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The city is in secret talks to buy out three school bus companies, and to operate their 1,300 vehicles itself, sources told The Post.

Right now the Department of Education contracts with multiple firms that provide a total of 10,000 buses to transport about 150,000 students a year.

DOE spokeswoman Miranda Barbot refused to comment on the pending deals, saying only, “Families will know more in advance of the start of school, and we are in final negotiations with our bus companies for transportation in the fall.

In a school reopening plan sent Friday to the state Department of Health, the DOE says the COVID-19 pandemic may prevent the city from providing bus service for all students — and some might get MetroCards instead. Others will have to take a hike.

“The DOE is recommending that families, wherever possible, help reduce the number of students in need of busing by either transporting their children to school on their own, walking, or biking,” the plan states.

While aiming to transport all students in public and private schools who normally ride buses, including children with special needs, “it may not be possible to provide transportation through a conventional mode such as a bus, and may require other modes to be employed,” the plan adds.

The filing comes as several representatives of bus companies and the drivers’ union said they have yet to receive any DOE marching orders for the school reopening, tentatively set for Sept. 10. The DOE says students will attend in-person classes one to three days a week, while learning remotely the other days. Families who want full-time remote instruction can choose that option.

If bus service is provided, students must wear face coverings at all times and sit at required social distancing, except for members of the same household. This will reduce the typical bus passenger capacity by about 25%,  the plan states.

But bus personnel will not decide if kids are sick — that’s up to parents, the plan states: “Parents should screen their children prior to boarding a bus to make certain that their child is well enough to board a bus and attend school, which may include temperature checks as needed. Bus personnel will not be administering screening prior to buses being boarded.”

All DOE school buses will be cleaned and disinfected each day, it says, adding that parents will need to read these specifics to assure their children will not have an “adverse reaction” to the chemicals.


The plan comes as the DOE has yet to directly inform parents about bus transportation services and safety protocols.

Even City Councilman Mark Treyger, the education committee chairman, said top DOE officials have ignored his repeated questions on the issue.

“I have been asking the DOE if they have executed any school bus contracts and I get radio silence,” Treyger told The Post. “They leave everyone in the dark.”

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Biden administration resumes Taliban peace talks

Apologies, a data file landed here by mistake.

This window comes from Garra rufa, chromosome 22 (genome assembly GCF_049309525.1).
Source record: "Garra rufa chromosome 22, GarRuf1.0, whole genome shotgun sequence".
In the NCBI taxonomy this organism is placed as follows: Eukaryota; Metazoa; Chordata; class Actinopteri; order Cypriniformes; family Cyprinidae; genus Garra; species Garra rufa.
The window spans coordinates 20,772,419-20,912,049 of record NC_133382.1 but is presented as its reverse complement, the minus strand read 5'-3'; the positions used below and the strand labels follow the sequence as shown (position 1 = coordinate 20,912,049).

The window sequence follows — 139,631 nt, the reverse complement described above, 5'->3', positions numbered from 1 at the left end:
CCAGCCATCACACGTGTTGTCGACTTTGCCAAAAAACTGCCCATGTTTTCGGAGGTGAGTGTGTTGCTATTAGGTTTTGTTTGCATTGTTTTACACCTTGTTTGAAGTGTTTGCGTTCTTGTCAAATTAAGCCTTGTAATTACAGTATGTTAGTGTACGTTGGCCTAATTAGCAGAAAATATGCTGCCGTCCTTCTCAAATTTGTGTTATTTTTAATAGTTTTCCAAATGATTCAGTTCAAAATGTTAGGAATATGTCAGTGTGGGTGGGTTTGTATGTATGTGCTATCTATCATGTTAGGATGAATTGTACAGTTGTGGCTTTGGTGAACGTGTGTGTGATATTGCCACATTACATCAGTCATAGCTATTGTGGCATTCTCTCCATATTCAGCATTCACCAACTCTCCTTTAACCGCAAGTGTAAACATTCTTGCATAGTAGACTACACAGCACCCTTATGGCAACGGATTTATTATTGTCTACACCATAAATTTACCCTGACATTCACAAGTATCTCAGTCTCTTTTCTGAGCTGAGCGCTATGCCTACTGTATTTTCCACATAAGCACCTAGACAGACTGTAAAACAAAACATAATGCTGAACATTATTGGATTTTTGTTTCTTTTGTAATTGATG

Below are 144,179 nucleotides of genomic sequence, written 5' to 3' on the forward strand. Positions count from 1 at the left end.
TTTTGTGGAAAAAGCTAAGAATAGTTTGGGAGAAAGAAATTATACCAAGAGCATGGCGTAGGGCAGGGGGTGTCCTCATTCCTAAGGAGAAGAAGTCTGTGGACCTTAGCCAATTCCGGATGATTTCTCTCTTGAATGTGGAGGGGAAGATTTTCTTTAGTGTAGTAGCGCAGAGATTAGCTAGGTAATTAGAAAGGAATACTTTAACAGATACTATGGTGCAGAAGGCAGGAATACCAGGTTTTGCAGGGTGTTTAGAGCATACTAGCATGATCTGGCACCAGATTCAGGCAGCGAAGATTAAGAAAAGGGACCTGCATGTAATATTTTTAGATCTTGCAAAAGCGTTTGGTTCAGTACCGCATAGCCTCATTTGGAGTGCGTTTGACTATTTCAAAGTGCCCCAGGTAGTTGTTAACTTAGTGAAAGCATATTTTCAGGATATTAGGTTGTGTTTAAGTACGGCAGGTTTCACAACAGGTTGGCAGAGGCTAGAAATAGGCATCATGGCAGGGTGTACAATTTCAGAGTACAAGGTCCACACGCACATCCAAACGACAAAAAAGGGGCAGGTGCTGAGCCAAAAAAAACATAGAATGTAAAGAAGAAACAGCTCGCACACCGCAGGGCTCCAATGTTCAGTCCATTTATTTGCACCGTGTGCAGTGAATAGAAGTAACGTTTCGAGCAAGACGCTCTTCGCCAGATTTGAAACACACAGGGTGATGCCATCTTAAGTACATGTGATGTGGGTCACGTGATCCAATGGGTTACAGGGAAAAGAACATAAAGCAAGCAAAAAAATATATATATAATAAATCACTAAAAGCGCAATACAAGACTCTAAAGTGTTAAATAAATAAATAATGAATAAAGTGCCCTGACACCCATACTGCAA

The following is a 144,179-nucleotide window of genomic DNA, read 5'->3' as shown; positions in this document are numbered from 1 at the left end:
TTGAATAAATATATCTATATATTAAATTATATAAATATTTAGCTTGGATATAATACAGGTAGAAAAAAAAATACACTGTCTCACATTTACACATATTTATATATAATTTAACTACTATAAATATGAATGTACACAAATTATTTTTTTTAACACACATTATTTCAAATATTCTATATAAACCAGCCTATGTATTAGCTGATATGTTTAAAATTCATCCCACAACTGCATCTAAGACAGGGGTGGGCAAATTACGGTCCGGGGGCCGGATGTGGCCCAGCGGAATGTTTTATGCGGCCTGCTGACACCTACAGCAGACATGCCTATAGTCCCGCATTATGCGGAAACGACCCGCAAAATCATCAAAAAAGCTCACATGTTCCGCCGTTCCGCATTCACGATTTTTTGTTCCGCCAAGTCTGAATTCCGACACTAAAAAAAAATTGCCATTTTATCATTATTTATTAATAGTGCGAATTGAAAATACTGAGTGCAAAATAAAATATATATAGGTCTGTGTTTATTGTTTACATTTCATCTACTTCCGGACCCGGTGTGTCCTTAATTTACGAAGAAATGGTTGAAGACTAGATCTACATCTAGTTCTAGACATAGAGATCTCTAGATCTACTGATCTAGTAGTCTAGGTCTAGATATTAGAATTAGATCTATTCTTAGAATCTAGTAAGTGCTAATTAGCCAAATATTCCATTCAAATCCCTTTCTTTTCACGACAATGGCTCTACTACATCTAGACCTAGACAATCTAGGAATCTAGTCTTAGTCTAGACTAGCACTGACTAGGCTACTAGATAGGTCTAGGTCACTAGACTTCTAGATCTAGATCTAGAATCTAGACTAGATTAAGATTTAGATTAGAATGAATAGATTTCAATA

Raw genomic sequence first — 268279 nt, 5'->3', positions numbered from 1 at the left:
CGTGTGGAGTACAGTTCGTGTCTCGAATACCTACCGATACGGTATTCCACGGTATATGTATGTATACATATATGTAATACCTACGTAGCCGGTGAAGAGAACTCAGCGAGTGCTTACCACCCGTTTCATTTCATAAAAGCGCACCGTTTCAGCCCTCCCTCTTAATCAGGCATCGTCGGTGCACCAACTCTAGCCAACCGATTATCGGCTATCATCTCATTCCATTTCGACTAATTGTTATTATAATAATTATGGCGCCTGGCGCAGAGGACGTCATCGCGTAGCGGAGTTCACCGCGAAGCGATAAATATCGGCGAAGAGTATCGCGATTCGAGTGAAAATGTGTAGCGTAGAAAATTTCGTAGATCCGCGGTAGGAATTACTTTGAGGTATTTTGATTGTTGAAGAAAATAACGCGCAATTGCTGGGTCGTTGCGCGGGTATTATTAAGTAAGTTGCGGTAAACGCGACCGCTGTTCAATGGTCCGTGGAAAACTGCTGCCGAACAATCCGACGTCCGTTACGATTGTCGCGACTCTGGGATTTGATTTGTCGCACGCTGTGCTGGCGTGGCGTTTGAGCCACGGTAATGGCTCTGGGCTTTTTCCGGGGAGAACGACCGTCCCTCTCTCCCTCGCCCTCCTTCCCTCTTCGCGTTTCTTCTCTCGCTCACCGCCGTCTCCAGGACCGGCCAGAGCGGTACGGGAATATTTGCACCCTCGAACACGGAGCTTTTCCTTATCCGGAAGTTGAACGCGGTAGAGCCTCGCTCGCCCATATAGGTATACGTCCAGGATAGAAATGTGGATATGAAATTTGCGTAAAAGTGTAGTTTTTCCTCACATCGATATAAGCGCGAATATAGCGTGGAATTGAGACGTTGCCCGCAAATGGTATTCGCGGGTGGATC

(CNN)The US is sending negotiators to the Middle East to restart peace negotiations with the Taliban for the first time in the Biden administration, the State Department announced Sunday.

US Special Representative for Afghanistan Reconciliation Zalmay Khalilzad will travel to Afghanistan and Qatar, where he will meet with Afghan government officials on the trip as well as with Taliban representatives."(Khalilizad) will resume discussions on the way ahead with the Islamic Republic and Afghan leaders, Taliban representatives, and regional countries whose interests are best served by the achievement of a just and durable political settlement and permanent and comprehensive ceasefire," the statement said.
    Khalilzad was the US top negotiator with the Taliban during the Trump administration, and CNN previously reported the Biden administration kept him on board to, in part, demonstrate the Biden administration's fidelity to the Doha agreement that was signed by the US and the Taliban last year, which Khalilzad helped negotiate. That agreement, negotiated under the Trump administration and signed in February 2020, calls for the militant group to reduce violence and cut ties with terrorist organizations, among other demands. If the conditions of the deal were met, US forces would leave Afghanistan by May 2021, according to the agreement.Read MoreBut the Pentagon said last month that the Biden administration would not commit to a full drawdown of troops from Afghanistan by May because the Taliban have not honored the commitments they made in their deal with the United States."The Taliban have not met their commitments," Pentagon spokesperson John Kirby said at a news briefing. "Without them meeting their commitments to renounce terrorism and to stop the violent attacks on the Afghan national security forces, and by dint of that the Afghan people, it's very hard to see a specific way forward for the negotiated settlement."The early foreign policy obstacle for the Biden administration had been previewed by Secretary of State Antony Blinken, who described Afghanistan as "a real challenge" in his confirmation hearing last month.
      "We want to end this so-called forever war. We want to bring our forces home. We want to retain some capacity to deal with any resurgence of terrorism, which is what brought us there in the first place," he said.Blinken also voiced a need to protect the gains made by women and civil society, telling the lawmakers, "I don't believe that any outcome that they might achieve -- the government of Afghanistan or the Taliban -- is sustainable without protecting the gains that had been made by women and girls in Afghanistan over the last 20 years when it comes to access to education, to health care, to employment."

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